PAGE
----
This study was funded by Sanquin Blood Supply South-West region and the Department of Immunohematology and Blood Transfusion, Leiden University Medical Center, Leiden, The Netherlands.
HLA-DRB1 associations in individuals with single and multiple clinically relevant red blood cell antibodies
Article first published online: 24 MAR 2014
© 2014 AABB
Volume 54, Issue 8, pages 1971–1980, August 2014
How to Cite
Schonewille, H., Doxiadis, I. I.N., Levering, W. H.B.M., Roelen, D. L., Claas, F. H.J. and Brand, A. (2014), HLA-DRB1 associations in individuals with single and multiple clinically relevant red blood cell antibodies. Transfusion, 54: 1971–1980. doi: 10.1111/trf.12624
- Issue published online: 15 AUG 2014
- Article first published online: 24 MAR 2014
- Manuscript Accepted: 16 JAN 2014
- Manuscript Revised: 20 DEC 2013
- Manuscript Received: 18 JUL 2013
- Sanquin Blood Supply South-West region and the Department of Immunohematology and Blood Transfusion, Leiden University Medical Center, Leiden, The Netherlands
A minority of red blood cell (RBC) alloantigen–exposed persons form antibodies. Responders are at high risk of developing additional antibodies upon subsequent transfusions. Several studies showed an association between particular HLA-DRB1 phenotypes and the development of specific RBC antibodies. This study evaluates the presence of HLA-DRB1 antigens in individuals with single or multiple RBC antibody specificities to explore whether the response against RBC antigens is associated with a summation of particular HLA-DRB1 susceptibility antigens.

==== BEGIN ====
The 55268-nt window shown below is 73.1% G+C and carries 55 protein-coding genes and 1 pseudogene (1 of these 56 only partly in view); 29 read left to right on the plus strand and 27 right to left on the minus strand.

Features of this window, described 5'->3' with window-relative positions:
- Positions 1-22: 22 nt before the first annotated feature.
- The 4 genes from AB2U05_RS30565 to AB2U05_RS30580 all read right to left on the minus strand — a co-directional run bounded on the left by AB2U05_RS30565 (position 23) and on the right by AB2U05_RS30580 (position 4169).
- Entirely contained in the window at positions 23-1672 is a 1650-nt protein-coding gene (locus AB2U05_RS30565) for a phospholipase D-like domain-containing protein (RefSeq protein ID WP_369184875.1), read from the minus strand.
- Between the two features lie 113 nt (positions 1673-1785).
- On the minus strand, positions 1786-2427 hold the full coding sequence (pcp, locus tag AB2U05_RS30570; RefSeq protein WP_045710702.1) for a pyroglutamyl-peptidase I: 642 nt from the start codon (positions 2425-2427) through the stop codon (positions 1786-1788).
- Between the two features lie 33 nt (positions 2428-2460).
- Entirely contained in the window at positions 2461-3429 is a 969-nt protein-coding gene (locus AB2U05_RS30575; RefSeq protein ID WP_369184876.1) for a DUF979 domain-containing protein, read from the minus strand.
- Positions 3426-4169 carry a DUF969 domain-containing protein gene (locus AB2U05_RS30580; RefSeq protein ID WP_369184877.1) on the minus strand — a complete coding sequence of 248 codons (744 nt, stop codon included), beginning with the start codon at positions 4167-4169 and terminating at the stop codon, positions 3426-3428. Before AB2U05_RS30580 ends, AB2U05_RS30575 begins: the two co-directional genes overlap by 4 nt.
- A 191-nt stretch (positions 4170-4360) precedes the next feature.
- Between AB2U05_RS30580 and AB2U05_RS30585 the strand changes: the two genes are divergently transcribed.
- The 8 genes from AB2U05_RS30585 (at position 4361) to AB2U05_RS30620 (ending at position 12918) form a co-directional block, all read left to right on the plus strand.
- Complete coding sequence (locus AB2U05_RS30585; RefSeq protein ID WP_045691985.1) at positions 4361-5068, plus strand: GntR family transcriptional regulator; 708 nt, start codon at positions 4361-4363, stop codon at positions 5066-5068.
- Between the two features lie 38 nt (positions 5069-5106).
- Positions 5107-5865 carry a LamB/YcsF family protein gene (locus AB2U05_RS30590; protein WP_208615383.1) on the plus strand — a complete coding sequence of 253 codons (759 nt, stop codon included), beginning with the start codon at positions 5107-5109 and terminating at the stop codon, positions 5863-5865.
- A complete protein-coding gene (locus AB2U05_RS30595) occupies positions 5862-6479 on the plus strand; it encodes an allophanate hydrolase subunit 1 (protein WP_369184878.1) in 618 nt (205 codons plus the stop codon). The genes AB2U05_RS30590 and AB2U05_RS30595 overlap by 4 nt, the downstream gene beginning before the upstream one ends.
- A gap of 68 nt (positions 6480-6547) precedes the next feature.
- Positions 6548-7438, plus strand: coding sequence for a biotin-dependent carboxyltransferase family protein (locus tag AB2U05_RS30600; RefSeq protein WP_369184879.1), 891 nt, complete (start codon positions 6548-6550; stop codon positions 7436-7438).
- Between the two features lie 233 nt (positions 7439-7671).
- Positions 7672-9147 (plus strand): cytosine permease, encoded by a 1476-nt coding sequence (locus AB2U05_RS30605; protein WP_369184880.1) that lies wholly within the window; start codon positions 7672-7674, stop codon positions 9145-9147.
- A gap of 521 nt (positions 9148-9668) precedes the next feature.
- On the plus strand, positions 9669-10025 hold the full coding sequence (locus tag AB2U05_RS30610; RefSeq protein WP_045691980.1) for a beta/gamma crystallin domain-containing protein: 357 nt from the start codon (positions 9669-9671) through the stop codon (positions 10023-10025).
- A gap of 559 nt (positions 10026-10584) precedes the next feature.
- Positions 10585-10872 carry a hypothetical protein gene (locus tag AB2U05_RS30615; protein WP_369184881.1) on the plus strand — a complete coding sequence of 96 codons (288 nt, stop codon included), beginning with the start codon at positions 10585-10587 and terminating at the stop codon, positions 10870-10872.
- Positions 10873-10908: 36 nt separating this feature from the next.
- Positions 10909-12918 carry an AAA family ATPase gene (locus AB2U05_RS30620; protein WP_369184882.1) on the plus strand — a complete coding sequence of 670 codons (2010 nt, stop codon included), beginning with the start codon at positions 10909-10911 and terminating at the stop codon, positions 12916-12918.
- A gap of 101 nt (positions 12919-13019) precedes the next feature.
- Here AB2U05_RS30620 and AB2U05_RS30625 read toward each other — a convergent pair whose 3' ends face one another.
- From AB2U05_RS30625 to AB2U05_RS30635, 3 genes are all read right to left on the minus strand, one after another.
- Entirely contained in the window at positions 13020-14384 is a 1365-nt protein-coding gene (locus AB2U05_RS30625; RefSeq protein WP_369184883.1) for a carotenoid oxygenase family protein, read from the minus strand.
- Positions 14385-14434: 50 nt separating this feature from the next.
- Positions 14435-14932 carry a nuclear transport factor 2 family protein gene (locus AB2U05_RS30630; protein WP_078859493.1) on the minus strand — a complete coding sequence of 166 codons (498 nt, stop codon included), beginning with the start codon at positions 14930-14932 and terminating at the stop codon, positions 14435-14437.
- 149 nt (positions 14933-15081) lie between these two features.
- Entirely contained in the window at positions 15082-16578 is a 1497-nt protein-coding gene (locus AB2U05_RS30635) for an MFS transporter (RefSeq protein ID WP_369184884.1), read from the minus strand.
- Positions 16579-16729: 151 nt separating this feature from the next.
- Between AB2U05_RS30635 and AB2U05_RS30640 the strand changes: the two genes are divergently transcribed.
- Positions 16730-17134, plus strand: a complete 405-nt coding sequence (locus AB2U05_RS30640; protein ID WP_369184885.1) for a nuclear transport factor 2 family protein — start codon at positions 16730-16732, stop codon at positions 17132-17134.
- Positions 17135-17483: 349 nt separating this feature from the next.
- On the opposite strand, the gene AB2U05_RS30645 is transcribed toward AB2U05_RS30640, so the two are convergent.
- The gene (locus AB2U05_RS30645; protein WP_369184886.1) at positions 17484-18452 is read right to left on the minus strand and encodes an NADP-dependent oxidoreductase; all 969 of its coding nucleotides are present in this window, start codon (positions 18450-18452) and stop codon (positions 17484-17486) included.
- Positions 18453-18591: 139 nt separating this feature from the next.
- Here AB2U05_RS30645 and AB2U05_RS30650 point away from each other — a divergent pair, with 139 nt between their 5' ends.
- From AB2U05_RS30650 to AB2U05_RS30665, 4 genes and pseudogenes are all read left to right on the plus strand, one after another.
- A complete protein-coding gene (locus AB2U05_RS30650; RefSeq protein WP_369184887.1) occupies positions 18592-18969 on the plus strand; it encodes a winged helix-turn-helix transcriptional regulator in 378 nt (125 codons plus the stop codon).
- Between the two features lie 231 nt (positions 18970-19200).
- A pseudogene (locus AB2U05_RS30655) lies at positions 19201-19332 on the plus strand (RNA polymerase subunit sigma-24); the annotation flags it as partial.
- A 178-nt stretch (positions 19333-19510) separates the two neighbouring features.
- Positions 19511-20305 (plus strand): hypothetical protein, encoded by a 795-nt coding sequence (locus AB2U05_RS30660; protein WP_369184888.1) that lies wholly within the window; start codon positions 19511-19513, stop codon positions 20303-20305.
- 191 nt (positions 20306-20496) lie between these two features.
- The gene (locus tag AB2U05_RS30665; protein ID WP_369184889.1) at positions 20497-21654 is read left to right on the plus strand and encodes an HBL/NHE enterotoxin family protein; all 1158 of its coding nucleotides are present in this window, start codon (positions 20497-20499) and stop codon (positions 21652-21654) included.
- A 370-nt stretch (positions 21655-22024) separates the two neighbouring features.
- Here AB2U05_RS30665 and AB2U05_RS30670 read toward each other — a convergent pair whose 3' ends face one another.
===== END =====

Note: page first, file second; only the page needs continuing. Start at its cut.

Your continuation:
Study Design and Methods
Frequencies of HLA-DRB1 alleles in individuals with antibodies against clinically relevant antigens were compared to a large population cohort to calculate odds ratios (ORs) for alloimmunization to different RBC antigens.
The study cohort consisted of 941 individuals (female-to-male ratio, 3.8) possessing 1462 antibody specificities elicited by transfusion, pregnancy, transplantation, or a combination of these. Besides confirmation of known associations, new associations were identified for anti-E with DRB1*09 and for anti-S with DRB1*07 (ORs, 3.7 and 8.7, respectively). Multiple antibody formation was in a minority of cases associated with the presence of multiple DRB1 susceptibility genes. In multiple responders DRB1*15 was present in almost 40% of cases compared to approximately 25% in single-antibody responders and in the control population.
This study suggests that HLA-DRB1 restriction plays an important role for a first RBC antibody response but multiple antibody formation seems less dependent on the presence of particular HLA restriction genes, while HLA-DRB1*15 may represent a susceptibility phenotype enhancing formation of multiple RBC antibody specificities.